Three of the most prominent casino operators in Las Vegas are reportedly set to begin testing their employees for exposure to coronavirus as part of an effort that could see them given permission to partially re-open their venues within the next few weeks.
According to a Tuesday report from the Las Vegas Sun newspaper, Caesars Entertainment Corporation, MGM Resorts International and Boyd Gaming Corporation were forced to fully close all of their Nevada properties some nine weeks ago as the local death toll from the coronavirus pandemic hit 23. However, the western state purportedly hit its peak infection rate on April 24 and has since experienced a drop off in the number people being diagnosed with the highly-contagious ailment.
The newspaper reported that this diminution recently prompted Nevada Governor Steve Sisolak to initiate a program that has permitted a number of non-essential businesses such as hair salons and restaurants to partially re-open. The casino firms are purportedly hopeful of being allowed to imminently follow suit as their now-shuttered properties are said to be burning through millions of dollars every week.
In an effort to aid this re-opening and the newspaper reported that the three Nevada operators are partnering up in order to conduct a free coronavirus testing program for their combined Las Vegas workforces of approximately 90,000 people. The scheme is purportedly due to be run by the University Medical Center of Southern Nevada and will kick off tomorrow from inside the Las Vegas Convention Center.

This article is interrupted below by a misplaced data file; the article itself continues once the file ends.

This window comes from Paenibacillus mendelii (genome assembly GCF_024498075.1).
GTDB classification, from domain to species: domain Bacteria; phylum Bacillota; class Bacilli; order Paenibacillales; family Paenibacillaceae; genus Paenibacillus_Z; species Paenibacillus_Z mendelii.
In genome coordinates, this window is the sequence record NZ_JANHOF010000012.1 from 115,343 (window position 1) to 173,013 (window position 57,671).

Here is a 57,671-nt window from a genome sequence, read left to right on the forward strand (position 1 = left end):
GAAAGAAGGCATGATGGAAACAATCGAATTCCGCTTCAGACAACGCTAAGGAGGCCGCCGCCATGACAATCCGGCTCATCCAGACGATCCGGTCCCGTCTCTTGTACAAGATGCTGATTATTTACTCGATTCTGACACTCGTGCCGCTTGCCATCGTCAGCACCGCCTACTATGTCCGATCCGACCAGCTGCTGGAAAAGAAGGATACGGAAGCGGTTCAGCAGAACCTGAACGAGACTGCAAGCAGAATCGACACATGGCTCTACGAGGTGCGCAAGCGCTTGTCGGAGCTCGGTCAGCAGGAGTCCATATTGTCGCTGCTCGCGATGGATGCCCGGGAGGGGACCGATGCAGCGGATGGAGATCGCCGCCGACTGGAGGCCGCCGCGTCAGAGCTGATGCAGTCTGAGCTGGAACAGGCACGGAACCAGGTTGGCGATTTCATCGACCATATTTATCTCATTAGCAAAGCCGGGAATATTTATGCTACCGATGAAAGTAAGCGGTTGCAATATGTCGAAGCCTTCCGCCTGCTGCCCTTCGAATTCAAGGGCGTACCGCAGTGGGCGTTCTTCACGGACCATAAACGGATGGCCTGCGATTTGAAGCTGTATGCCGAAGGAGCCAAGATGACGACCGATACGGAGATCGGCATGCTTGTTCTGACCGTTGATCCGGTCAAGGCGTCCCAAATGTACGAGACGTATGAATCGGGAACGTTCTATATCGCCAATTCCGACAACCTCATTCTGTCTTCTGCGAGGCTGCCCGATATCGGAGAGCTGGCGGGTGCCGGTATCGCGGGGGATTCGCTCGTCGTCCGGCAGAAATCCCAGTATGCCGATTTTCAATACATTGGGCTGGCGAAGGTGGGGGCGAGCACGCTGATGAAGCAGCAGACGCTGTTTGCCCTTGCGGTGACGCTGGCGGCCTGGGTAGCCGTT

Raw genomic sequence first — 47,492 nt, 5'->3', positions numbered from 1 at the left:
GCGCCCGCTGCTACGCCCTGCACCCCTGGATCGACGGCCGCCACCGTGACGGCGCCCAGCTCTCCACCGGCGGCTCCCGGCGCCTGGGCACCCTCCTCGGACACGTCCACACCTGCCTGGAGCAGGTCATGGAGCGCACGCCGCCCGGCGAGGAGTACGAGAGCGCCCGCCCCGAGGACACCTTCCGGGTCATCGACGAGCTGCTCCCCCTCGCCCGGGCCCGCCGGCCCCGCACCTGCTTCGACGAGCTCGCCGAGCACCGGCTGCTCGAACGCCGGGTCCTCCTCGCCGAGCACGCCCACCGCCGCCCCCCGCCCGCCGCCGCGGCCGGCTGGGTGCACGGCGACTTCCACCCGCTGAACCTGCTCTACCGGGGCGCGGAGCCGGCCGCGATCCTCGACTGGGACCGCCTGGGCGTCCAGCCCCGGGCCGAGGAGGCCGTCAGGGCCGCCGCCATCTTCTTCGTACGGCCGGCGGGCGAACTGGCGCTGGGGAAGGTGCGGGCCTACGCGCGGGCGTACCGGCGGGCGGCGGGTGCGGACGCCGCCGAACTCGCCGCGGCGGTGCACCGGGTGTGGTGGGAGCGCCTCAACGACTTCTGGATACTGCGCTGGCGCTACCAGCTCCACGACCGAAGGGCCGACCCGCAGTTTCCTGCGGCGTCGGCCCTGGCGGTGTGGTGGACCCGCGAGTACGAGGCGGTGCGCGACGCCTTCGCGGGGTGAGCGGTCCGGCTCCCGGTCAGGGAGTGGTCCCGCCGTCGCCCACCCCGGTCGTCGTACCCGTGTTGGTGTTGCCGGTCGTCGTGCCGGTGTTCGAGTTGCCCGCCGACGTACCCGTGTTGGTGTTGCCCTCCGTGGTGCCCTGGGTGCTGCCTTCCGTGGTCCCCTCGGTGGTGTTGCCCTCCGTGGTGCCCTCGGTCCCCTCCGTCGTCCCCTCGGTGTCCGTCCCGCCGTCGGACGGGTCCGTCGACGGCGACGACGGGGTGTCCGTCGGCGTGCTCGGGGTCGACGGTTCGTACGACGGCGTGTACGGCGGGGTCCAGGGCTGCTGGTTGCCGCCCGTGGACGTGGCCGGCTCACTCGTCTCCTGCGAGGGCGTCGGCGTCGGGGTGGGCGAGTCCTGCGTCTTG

The Las Vegas Sun reported that the coming initiative is moreover being supported by the Local 226 branch of the Culinary Workers Union and hopes to conduct up to 4,000 individual tests every day with subjects being notified of their results with 48 hours. The trio is responsible for some of Las Vegas’ most iconic casinos such as the 3,960-room Caesars Palace Las Vegas as well as the even larger MGM Grand Las Vegas and purportedly used a joint statement to detail that any positive results are set to be forwarded to the officials at the Southern Nevada Health District for contact tracing.
Tony Rodio, Chief Executive Officer for Caesars Entertainment Corporation, reportedly used this filing to detail that employees are to be asked to complete a questionnaire in order to determine if they require a test for exposure to coronavirus. His counterpart at Boyd Gaming Corporation, Keith Smith, purportedly declared that the initiative demonstrates his company’s commitment to ‘offering a safe and entertaining environment’ and will help to stop the spread of the potentially-lethal virus.
Finally, Bill Hornbuckle, the recently-installed Chief Executive Officer for MGM Resorts International, used the joint statement to proclaim that the ability to determine whether individual workers are suffering with coronavirus will allow his firm to provide its guests and employees with ‘peace of mind that we are taking the greatest possible precautions to keep them safe.’